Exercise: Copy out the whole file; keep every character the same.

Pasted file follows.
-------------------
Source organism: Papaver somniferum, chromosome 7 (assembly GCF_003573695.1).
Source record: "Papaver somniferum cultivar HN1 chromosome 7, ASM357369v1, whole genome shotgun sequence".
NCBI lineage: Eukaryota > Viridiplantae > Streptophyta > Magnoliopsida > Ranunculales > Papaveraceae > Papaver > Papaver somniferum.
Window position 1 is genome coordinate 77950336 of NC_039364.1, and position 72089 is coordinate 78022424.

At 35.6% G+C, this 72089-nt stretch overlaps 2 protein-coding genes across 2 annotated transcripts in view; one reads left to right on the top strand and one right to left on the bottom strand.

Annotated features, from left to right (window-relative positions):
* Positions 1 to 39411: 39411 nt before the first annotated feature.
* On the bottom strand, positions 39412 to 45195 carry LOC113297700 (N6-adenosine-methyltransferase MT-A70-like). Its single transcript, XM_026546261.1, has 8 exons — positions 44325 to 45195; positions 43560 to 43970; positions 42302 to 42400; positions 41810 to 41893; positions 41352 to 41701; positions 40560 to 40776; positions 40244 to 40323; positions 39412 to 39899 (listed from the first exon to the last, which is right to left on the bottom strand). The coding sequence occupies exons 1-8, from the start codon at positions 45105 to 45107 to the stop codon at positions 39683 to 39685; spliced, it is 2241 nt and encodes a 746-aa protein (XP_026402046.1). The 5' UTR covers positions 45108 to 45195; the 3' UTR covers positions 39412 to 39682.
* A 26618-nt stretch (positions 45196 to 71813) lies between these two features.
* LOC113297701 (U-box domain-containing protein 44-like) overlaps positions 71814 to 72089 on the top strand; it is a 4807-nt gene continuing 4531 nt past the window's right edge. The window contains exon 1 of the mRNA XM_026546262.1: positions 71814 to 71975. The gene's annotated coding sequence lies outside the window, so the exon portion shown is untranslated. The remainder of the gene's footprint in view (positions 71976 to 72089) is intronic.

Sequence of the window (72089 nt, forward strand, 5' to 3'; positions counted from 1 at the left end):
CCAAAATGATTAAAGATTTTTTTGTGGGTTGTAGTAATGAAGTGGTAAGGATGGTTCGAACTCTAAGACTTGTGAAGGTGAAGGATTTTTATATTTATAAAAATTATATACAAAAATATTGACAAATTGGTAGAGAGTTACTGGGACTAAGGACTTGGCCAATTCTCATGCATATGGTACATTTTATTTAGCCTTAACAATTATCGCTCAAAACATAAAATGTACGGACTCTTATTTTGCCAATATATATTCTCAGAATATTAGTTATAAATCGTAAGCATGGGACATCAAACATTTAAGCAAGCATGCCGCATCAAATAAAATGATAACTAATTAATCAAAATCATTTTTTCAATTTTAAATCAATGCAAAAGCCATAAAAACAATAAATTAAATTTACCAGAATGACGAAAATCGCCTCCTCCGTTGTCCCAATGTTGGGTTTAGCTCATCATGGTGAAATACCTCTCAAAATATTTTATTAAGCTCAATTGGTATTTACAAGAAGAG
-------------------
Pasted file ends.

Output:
Source organism: Papaver somniferum, chromosome 7 (assembly GCF_003573695.1).
Source record: "Papaver somniferum cultivar HN1 chromosome 7, ASM357369v1, whole genome shotgun sequence".
NCBI lineage: Eukaryota > Viridiplantae > Streptophyta > Magnoliopsida > Ranunculales > Papaveraceae > Papaver > Papaver somniferum.
Window position 1 is genome coordinate 77950336 of NC_039364.1, and position 72089 is coordinate 78022424.

At 35.6% G+C, this 72089-nt stretch overlaps 2 protein-coding genes across 2 annotated transcripts in view; one reads left to right on the top strand and one right to left on the bottom strand.

Annotated features, from left to right (window-relative positions):
* Positions 1 to 39411: 39411 nt before the first annotated feature.
* On the bottom strand, positions 39412 to 45195 carry LOC113297700 (N6-adenosine-methyltransferase MT-A70-like). Its single transcript, XM_026546261.1, has 8 exons — positions 44325 to 45195; positions 43560 to 43970; positions 42302 to 42400; positions 41810 to 41893; positions 41352 to 41701; positions 40560 to 40776; positions 40244 to 40323; positions 39412 to 39899 (listed from the first exon to the last, which is right to left on the bottom strand). The coding sequence occupies exons 1-8, from the start codon at positions 45105 to 45107 to the stop codon at positions 39683 to 39685; spliced, it is 2241 nt and encodes a 746-aa protein (XP_026402046.1). The 5' UTR covers positions 45108 to 45195; the 3' UTR covers positions 39412 to 39682.
* A 26618-nt stretch (positions 45196 to 71813) lies between these two features.
* LOC113297701 (U-box domain-containing protein 44-like) overlaps positions 71814 to 72089 on the top strand; it is a 4807-nt gene continuing 4531 nt past the window's right edge. The window contains exon 1 of the mRNA XM_026546262.1: positions 71814 to 71975. The gene's annotated coding sequence lies outside the window, so the exon portion shown is untranslated. The remainder of the gene's footprint in view (positions 71976 to 72089) is intronic.

Sequence of the window (72089 nt, forward strand, 5' to 3'; positions counted from 1 at the left end):
CCAAAATGATTAAAGATTTTTTTGTGGGTTGTAGTAATGAAGTGGTAAGGATGGTTCGAACTCTAAGACTTGTGAAGGTGAAGGATTTTTATATTTATAAAAATTATATACAAAAATATTGACAAATTGGTAGAGAGTTACTGGGACTAAGGACTTGGCCAATTCTCATGCATATGGTACATTTTATTTAGCCTTAACAATTATCGCTCAAAACATAAAATGTACGGACTCTTATTTTGCCAATATATATTCTCAGAATATTAGTTATAAATCGTAAGCATGGGACATCAAACATTTAAGCAAGCATGCCGCATCAAATAAAATGATAACTAATTAATCAAAATCATTTTTTCAATTTTAAATCAATGCAAAAGCCATAAAAACAATAAATTAAATTTACCAGAATGACGAAAATCGCCTCCTCCGTTGTCCCAATGTTGGGTTTAGCTCATCATGGTGAAATACCTCTCAAAATATTTTATTAAGCTCAATTGGTATTTACAAGAAGAG